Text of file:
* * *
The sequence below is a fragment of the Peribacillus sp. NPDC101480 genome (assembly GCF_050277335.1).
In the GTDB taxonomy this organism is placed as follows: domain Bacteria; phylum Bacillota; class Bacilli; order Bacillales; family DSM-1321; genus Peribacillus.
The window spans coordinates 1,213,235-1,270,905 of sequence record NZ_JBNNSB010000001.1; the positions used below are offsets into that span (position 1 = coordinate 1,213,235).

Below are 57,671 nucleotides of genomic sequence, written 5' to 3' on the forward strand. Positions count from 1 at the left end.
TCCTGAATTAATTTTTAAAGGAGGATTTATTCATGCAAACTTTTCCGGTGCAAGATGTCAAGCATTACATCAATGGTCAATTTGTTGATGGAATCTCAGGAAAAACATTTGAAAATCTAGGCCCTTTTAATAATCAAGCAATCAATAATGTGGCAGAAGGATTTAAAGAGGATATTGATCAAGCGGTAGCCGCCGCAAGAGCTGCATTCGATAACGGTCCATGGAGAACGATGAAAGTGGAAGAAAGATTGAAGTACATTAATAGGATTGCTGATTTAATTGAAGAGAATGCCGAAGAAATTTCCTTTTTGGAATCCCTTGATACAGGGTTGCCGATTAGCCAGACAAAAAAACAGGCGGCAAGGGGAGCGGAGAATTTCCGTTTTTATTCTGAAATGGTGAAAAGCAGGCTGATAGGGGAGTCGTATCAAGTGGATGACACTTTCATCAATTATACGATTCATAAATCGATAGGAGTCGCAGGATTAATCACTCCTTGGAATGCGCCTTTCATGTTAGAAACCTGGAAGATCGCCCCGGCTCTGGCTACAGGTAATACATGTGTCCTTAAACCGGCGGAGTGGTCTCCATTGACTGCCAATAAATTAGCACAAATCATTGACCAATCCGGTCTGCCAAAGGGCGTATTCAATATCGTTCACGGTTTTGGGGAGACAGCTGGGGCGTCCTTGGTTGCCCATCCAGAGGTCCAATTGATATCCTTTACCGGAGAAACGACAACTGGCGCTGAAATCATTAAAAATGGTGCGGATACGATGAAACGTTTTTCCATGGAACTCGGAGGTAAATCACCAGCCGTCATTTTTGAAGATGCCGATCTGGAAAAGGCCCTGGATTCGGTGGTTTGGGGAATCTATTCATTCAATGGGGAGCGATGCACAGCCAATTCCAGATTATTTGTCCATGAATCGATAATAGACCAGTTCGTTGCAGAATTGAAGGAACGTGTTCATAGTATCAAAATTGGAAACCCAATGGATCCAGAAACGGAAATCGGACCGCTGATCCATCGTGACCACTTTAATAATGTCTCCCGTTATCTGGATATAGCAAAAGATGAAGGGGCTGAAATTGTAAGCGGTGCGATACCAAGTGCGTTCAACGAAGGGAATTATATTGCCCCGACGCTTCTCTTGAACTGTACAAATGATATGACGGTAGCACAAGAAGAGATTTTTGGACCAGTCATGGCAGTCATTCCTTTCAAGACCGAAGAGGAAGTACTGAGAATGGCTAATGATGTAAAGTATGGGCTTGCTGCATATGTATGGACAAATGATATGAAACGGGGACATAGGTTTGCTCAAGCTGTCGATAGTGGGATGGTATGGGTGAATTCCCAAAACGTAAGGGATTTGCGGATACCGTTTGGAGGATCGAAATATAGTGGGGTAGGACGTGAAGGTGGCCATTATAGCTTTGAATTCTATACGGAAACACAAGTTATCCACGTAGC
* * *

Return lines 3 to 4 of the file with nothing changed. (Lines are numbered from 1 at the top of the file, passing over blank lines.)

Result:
The window spans coordinates 1,213,235-1,270,905 of sequence record NZ_JBNNSB010000001.1; the positions used below are offsets into that span (position 1 = coordinate 1,213,235).

Below are 57,671 nucleotides of genomic sequence, written 5' to 3' on the forward strand. Positions count from 1 at the left end.